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Darcey Bussell – David Austin Rose

Fully double red garden roses have been relatively rare offerings from David Austin. When the flowers are in full flush and at their height in the garden, Darcey Bussell’s roses are beautiful by any standard in the rose gardening universe.

crimson red rose
Darcey Bussell rose from David Austin

Flowers have up to eighty petals and are medium-large, four inches or so across. Form at height of bloom is exceptional, although the individual flowers loosen considerably as they age.

Darcy Bussell’s flowers are produced in clusters and singles in flushes throughout the season. In climates with hot summers, roses most often put on their best displays in the first flush of spring and the fall. This is true of David Austin roses as they have been bred for the cool English climate.

David Austin roses - Darcey Bussell

Darcey Bussell is a relatively small shrub in the garden, often specified as growing to only three feet or so. In the right circumstances it can grow a little larger. Descriptions regarding habit range from upright to short/mounded. This discrepancy is fairly typical as David Austin roses in particular exhibit a wide range of growth habits (form and size) depending on the climate where they are grown.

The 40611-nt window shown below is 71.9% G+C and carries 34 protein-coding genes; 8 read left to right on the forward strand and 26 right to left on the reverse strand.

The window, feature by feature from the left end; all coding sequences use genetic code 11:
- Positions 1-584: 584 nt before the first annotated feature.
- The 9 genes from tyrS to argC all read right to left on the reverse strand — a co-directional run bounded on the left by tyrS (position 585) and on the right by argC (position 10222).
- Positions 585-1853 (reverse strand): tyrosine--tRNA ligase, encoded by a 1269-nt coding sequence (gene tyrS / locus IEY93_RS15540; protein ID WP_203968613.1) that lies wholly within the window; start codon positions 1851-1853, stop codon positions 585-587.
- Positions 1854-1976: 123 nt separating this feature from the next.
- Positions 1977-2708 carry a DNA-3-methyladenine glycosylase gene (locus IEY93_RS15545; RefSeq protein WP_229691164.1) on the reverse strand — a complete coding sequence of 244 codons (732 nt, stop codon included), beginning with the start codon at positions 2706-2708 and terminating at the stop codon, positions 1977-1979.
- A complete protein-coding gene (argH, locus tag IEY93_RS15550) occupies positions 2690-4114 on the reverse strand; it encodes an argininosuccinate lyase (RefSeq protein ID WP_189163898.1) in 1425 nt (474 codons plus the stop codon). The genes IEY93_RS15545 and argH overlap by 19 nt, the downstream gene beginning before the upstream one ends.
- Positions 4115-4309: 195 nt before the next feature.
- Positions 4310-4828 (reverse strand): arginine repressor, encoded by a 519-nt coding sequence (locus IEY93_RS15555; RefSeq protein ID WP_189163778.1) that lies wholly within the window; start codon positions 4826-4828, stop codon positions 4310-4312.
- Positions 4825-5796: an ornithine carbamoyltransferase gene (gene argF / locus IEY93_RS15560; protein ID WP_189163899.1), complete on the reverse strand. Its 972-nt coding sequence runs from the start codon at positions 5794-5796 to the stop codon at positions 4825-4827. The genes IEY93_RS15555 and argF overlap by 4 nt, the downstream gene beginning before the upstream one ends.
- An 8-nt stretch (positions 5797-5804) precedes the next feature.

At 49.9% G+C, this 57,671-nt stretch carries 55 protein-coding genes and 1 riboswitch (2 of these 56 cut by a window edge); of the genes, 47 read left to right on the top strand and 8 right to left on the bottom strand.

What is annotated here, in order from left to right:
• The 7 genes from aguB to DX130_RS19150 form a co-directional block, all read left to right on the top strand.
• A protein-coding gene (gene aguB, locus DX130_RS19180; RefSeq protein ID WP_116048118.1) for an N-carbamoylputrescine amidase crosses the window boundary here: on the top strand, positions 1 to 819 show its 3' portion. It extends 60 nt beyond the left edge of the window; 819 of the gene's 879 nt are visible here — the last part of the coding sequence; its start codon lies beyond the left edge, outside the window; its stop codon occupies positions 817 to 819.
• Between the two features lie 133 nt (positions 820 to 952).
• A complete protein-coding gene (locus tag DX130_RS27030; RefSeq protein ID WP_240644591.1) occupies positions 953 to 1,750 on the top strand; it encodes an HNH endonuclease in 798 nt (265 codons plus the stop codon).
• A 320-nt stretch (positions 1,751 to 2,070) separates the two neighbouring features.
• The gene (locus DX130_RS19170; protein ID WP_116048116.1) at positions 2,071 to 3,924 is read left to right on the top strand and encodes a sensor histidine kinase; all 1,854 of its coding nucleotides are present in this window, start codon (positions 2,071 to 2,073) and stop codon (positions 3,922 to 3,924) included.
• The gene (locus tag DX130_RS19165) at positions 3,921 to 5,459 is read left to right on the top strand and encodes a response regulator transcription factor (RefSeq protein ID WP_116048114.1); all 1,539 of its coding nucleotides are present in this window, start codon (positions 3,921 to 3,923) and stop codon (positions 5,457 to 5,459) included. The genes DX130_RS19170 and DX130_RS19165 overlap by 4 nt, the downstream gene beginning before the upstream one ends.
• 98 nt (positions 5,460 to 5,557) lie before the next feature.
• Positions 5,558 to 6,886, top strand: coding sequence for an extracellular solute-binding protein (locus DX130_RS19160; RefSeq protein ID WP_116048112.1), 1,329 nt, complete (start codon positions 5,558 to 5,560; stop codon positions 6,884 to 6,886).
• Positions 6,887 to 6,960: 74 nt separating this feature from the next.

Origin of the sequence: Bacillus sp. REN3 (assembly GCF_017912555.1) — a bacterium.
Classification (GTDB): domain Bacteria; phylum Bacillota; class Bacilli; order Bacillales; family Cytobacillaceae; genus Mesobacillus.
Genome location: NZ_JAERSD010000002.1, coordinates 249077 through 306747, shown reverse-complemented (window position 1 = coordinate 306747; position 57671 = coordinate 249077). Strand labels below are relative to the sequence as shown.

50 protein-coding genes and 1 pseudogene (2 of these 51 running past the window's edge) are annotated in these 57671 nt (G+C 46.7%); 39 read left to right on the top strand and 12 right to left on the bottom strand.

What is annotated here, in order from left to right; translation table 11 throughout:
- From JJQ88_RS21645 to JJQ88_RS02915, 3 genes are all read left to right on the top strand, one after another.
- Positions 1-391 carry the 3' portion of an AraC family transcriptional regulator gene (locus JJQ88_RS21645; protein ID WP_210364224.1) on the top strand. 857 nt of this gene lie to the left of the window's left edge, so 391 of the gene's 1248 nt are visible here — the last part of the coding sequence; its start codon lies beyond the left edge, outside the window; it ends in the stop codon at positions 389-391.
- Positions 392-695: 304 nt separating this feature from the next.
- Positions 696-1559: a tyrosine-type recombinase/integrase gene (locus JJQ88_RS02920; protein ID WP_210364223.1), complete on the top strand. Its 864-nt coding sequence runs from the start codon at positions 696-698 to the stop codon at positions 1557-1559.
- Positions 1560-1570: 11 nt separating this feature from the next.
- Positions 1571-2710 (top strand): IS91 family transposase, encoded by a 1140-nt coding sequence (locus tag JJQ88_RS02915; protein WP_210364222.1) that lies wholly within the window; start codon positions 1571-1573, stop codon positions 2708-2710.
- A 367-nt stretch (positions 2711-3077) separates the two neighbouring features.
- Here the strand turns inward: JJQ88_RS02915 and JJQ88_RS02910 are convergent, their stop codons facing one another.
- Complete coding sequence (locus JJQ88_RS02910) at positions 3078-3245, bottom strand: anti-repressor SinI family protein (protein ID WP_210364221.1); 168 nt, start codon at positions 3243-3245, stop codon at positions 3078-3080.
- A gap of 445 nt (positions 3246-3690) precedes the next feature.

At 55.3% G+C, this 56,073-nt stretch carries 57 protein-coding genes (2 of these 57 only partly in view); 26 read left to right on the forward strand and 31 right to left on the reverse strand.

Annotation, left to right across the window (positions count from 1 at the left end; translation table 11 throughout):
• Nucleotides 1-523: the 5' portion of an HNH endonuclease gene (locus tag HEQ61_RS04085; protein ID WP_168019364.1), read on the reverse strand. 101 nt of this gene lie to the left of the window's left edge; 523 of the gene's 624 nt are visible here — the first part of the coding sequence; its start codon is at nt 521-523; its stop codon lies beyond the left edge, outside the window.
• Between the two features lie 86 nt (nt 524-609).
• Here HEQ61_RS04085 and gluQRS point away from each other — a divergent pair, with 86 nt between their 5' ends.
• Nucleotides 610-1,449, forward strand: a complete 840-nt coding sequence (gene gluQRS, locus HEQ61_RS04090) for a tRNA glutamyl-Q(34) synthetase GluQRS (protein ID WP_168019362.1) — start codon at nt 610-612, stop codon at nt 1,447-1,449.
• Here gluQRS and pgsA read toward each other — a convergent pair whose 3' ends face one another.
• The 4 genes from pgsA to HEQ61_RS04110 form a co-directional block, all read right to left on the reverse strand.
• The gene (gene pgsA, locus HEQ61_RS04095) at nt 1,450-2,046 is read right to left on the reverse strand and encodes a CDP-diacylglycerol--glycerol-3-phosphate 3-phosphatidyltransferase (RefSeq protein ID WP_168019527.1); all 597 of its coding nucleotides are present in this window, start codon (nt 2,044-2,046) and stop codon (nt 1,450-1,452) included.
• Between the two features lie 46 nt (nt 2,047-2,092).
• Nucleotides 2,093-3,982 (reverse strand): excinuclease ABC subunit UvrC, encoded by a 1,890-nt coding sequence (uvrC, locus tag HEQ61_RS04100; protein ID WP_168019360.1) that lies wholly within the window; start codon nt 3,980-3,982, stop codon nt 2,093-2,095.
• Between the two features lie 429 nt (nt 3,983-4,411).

Scientific name: Rosa x ‘Darcey Bussell’ (Ausdecorum)
Common name(s): Darcey Bussell
Rose Class: David Austin shrub rose
Year Introduced: 2005 (U.K.), 2008 (U.S.)
Size: 2′ to 4′ feet tall
Disease resistance: Not great in no-spray gardens prone to mildew. Mild blackspot found on trial plants. One of those ‘try it and take your chances’ roses.
Fragrance: Moderate to minimal.
Bloom period: Remontant, flowers come in flushes throughout growing season.
Winter hardiness: 6b/9b
Of note: Fully double crimson-red to purple-red in classic old rose form. Named for the famed ballerina.

Notes about rose colors, photography, and sunlight
The color of Darcey Bussell has been described as a bluish-red and purple-red. Especially when photographing in harsh sunlight, red roses may look pink and pink roses may get blown-out. I have found red roses to be difficult to photograph and the best advice I can give is to attempt to photograph red roses in shade whenever possible.

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